Possible Railroad Strike Looming This Week

Posted on Sep 13

By: Rick Walker, Vice President, TradeInsights

Just as we think things cannot get any worse, major U.S. railroads are expected to start shutting down intermodal operations as early as midweek this week. The Biden administration has urged railroads and unions to reach a deal to avoid a work stoppage, that according to the White House would pose an unacceptable outcome to the U.S. economy that could cost $2 billion per day. Railroads are vital to the transport of necessities ranging from fuel oil to consumer goods and a lockout or strike could snarl supply chains, stoke inflation and pressure the already fragile U.S. economy.

The National Carriers Conference Committee (NCCC), which represents railroads including Union Pacific, BNSF and CSX has been in contract talks with unions representing 115,000 workers for more than two years. Biden appointed a Presidential Emergency Board (PEB) last month to break the impasse and the board released its findings to interested parties on Tuesday. “The railroads are prepared to meet with the rail unions and reach agreements based on the PEB report without delay,” the NCCC said.

The NCCC said the recommendations would increase wages by 24% during the five-year period through 2024, with a 14.1% wage increase effective immediately. Factoring in healthcare, retirement and other benefits, employees’ total compensation would average more than $150,000 per year.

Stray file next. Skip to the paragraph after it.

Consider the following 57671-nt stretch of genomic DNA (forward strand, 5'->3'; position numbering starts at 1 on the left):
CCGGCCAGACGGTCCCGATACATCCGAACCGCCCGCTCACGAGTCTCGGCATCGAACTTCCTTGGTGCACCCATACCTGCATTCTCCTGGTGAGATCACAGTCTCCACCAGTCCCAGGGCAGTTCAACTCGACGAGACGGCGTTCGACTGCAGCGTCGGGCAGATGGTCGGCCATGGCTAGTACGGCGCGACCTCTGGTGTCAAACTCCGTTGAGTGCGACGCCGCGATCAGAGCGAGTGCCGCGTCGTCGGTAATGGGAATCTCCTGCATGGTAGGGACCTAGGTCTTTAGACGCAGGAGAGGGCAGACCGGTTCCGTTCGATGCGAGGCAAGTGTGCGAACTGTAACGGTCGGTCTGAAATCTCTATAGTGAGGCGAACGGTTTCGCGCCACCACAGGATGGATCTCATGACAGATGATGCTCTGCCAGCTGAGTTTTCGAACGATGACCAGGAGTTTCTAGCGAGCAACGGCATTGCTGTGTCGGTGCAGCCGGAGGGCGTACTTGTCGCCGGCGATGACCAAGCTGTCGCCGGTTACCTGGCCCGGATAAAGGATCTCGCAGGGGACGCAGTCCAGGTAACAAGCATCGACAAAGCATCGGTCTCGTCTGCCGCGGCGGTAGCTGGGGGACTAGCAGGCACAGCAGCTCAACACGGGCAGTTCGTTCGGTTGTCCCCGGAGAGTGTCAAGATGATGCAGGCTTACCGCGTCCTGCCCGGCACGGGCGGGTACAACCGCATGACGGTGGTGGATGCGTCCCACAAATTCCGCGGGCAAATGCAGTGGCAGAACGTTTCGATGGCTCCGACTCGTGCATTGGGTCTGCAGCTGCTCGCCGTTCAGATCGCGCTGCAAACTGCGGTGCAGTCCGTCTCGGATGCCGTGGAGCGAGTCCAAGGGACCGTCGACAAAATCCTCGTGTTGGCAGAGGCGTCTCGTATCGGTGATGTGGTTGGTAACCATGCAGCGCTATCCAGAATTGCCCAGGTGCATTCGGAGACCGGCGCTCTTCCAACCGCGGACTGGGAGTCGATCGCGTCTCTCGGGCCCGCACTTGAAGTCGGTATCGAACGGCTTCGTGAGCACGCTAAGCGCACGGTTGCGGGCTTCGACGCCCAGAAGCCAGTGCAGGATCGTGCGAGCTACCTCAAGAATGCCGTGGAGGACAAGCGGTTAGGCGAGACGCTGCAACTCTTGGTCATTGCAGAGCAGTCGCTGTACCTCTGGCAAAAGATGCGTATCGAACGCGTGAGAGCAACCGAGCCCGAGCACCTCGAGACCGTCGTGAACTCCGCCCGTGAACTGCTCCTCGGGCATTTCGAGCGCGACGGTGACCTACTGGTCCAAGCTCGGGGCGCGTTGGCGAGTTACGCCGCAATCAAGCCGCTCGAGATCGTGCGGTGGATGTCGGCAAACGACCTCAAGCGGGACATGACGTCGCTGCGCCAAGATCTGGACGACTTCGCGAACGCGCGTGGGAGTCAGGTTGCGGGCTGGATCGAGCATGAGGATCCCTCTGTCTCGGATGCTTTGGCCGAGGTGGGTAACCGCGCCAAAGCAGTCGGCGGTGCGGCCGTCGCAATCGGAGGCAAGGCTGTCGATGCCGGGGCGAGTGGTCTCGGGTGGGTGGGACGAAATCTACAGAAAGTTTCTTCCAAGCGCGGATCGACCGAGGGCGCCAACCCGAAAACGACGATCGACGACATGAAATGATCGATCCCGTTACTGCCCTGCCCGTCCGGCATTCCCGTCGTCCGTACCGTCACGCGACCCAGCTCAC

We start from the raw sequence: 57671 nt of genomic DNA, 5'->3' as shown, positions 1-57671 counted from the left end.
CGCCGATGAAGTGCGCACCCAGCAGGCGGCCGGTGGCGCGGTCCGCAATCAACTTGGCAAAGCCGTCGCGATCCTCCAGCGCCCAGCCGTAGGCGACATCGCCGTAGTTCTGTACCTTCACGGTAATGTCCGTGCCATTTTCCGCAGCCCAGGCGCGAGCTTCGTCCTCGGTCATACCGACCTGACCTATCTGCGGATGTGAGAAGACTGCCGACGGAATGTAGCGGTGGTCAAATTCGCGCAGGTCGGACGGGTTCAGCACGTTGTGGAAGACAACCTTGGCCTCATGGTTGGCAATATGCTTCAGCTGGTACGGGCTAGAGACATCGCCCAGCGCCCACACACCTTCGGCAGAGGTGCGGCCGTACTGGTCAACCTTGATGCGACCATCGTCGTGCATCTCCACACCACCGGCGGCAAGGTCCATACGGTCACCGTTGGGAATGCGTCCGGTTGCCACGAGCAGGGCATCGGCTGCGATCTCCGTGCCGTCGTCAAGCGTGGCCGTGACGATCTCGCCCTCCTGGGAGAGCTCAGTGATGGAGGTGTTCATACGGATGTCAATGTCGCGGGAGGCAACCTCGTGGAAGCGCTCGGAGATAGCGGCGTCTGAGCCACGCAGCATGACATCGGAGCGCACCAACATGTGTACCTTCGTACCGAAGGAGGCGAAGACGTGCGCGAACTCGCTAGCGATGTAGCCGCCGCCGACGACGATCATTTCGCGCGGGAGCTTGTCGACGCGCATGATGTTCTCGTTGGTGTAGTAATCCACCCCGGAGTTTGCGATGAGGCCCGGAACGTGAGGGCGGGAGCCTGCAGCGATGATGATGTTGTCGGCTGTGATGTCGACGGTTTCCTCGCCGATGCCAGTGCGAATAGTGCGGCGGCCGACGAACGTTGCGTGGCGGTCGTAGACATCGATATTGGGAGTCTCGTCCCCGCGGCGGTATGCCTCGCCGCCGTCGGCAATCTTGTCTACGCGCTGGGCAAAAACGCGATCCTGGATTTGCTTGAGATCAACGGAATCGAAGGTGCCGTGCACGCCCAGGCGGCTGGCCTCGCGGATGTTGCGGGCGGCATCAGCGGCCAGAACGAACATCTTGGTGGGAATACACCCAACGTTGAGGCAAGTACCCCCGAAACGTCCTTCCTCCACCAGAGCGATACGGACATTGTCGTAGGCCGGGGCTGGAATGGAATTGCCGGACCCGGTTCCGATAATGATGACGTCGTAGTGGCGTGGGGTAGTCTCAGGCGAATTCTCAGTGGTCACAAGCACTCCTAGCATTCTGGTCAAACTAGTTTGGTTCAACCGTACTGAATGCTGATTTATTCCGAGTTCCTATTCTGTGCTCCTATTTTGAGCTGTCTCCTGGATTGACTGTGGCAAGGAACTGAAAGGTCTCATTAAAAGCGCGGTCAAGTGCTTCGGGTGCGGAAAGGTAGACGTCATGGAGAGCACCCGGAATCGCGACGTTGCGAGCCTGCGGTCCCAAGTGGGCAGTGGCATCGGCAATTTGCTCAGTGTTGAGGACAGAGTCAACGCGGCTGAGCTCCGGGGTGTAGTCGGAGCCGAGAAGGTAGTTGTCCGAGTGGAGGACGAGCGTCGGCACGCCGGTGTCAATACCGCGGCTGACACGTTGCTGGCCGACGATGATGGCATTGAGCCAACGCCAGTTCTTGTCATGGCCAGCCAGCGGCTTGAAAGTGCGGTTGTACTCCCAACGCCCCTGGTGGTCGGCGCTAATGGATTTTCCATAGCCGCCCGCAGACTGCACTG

In addition, Congress would act to avert a strike that could shut down freight-rail operations across the country, House Majority Leader Steny Hoyer said Monday. “There is a role for Congress if in fact they fail to reach an agreement,” the Maryland Democrat said on Bloomberg Television’s “Balance of Power” with David Westin. “We can pass legislation if needed.”

Industry groups, including the US Chamber of Commerce, have urged lawmakers to intervene by extending the Friday deadline for a deal or to force both sides to accept a settlement. “A national rail strike would be an economic disaster — freezing the flow of goods, emptying shelves, shuttering workplaces, and raising prices for families and businesses alike,” chamber President Suzanne Clark said in a statement. Congress has the power to delay or halt a rail work stoppage altogether. In 1986, lawmakers extended a no-strike rule for 60 days to continue negotiations with the Maine Central Railroad Union.

V. Alexander will continue to monitor this situation and provide updates as they become available.

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